Hartford — We have stories of courage and ingenuity to share.
But there are also stories about the cruelty of slavery and how it affected Connecticut residents.
Both are available in an upcoming free virtual presentation by Catherine A. Hermes, historian and publisher of Connecticut Explored magazine, entitled Uncovering Their History: The Ancient Burial Grounds of Hartford, Africans 1640-1815, Be part of the African American and Native American Burial Grounds.
The New Haven Museum will be hosting an event on Wednesday, September 14th at 6:00 PM in honor of Connecticut Freedom Trail Month.
The project at the ancient burial ground in Hartford is funded in part by the Department of Economic and Community Development’s Connecticut Department of Historic Preservation with support from the Community Investment Act, according to organizers.
Sponsored by Connecticut Explore Magazine and in collaboration with Friends of Grove Street Cemetery, Hermes’ talk will focus on the Uncovering Their History project and people of color in ancient burial grounds.
One of the people whose stories were discovered was Sally Cuffe.
Cuff, Hermes said, “The same year Connecticut enacted the Gradual Emancipation Act, paid $100, or perhaps £100, to get out of slavery.
“And she wants to be free. She paid a man who was one of the richest men in Connecticut to get her freedom. He didn’t need that money. He had enslaved her ancestors, but she intended to leave and be free.
Hermes also has a team of researchers who have helped create research-specific resources and websites to remember and honor the “most invisible population” of colonial Hartford so that research can be made available to the public. Published.
“In 2018, the Ancient Burial Ground asked for suggestions to investigate how many people of color were actually buried. With the 300 figure being constantly thrown around, no one knew where it came from.” I didn’t know that. [and] Any information that can be known about them,” Hermes said.
She said these stories will be linked to the Ancestry.com tree, so anyone working on their family tree can link back there. “And then I create Relationship Trees, a program that a computer science student at CCSU worked on with me. Men, master slaves, testament makers and their beneficiaries.We can document these relationships to show how people are connected within a community,” said Hermes. say.
During the course of the project, Hermes and her team identified 500 people they believed were possibly buried in an ancient cemetery.
“we [would] Found them in Sexton records, very confident, buried, somewhat confident, found death notices in newspapers, found little other evidence that they died in Hartford, rank one of Confident, they look old. I presumed that he died in Hartford, probably because he is mentioned in the probate records as an elderly slave. [are] likely buried, or they [are] I have no self-confidence, [which] There’s some reason to think they could be there, but there’s really no evidence. We just know they died in or near Hartford,” she said. .
Hermes and her team wrote stories for individuals with 500 names in their database who could find stories that resonated with others and could explain their experiences.
“We talked about how enslaved people formed families, what difficulties they faced, how they could be sold, and the conundrum that they were not supposed to have children out of wedlock. Do not marry without your husband’s permission.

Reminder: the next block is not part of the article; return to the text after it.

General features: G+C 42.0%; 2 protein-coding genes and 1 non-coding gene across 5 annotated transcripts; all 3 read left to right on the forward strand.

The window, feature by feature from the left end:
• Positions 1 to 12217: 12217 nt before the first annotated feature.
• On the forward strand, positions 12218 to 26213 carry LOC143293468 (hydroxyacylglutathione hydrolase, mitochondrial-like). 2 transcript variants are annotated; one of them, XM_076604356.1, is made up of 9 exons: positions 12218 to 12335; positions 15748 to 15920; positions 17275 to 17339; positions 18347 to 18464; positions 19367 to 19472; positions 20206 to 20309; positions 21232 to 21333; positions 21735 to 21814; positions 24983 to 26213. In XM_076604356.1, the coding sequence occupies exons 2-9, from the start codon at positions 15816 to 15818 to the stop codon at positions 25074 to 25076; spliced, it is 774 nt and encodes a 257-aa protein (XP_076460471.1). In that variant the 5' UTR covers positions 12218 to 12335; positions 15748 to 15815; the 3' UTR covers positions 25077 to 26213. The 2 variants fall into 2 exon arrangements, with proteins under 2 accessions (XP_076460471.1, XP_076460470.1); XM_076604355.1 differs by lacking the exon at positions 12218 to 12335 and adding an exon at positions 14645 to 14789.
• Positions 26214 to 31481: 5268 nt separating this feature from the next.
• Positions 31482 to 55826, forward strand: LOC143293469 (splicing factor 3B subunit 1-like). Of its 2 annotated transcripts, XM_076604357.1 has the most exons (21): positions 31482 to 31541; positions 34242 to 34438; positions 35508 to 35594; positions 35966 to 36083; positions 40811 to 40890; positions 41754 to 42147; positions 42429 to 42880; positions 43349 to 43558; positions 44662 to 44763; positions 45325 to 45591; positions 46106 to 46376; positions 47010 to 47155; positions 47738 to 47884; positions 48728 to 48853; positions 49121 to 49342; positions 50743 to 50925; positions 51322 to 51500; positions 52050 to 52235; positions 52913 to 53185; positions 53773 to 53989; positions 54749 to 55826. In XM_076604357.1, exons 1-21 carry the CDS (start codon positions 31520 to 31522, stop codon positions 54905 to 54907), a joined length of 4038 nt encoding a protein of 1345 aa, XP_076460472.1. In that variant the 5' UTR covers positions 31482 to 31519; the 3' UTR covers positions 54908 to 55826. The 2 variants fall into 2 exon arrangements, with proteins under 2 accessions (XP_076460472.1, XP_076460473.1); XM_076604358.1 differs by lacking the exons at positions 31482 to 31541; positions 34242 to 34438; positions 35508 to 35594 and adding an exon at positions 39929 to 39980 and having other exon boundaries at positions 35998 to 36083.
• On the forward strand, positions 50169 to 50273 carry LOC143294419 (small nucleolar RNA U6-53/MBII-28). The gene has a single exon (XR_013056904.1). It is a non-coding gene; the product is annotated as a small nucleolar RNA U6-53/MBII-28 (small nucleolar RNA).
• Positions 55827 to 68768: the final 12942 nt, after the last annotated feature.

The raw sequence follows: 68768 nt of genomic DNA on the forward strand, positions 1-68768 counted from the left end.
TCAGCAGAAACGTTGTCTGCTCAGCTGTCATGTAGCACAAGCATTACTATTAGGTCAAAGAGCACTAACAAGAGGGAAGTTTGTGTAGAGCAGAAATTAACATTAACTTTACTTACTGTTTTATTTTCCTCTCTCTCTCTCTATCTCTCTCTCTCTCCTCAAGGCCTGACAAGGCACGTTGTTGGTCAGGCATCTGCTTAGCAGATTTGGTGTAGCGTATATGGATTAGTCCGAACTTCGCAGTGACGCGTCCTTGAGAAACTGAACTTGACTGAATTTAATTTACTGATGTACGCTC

She also referred to examples of the benefits of inheritance historically.
Margaret Tockarshewsky, executive director of Hermes and the New Haven Museum, said she wants attendees to learn more about the project and its genealogy.
“I really think of this project as a pilot project, so I see it as an opportunity to let people know about this project. “People come to our Whitney Library to do their genealogy. [didn’t] We have a lot [that] It’s in my collection now, but no.and in recent years [we] We have tried to offer genealogy workshops, programs and lectures. “
Hermes said she hopes attendees will learn more about Hartford’s native people.
“I want you to know that the Hartford and Riverside Natives were Wangunk. The Wangunk were an important part of Connecticut. They still exist, but not as a tribe,” Hermes said. .
“There are still Wanganks in this world, but they were largely written from Connecticut’s history because they were not part of the Treaty of Hartford that ended the Pequot War in 1638,” Hermes said. It’s very hard to find anything about them, I’ve reconstructed the colonial Wangank genealogy, so that people know more about the indigenous peoples and how diverse and fulfilling they were. I hope you can.”
Hermès said there are many different stories when it comes to other people of color, including African Americans.
For example, Hermès claims to have found the 17th-century will of Philip Moore and his wife Ruth, as well as his son’s burial record (the cost of digging the coffin and grave). She said that in the 17th century Philip Moore was a free landowner in what is now called Hockanham, now East Hartford, by what is now Goodwin College.
“Philip Moore was a farmer, he and his family were church members, owned considerable land and had plantations. “It didn’t rise to prominence,” said Hermes.
“This is a different kind of story than the story of someone who is born a slave and then stays in slavery…There are incredible stories of courage and ingenuity. I want you to know that story, but its cruelty. I want you to understand [slavery] teeth. Connecticut has been more cruel than anywhere else in its treatment of its enslaved people. Those stories need to be told,” she said.
Click the link below to register for a presentation or for more information.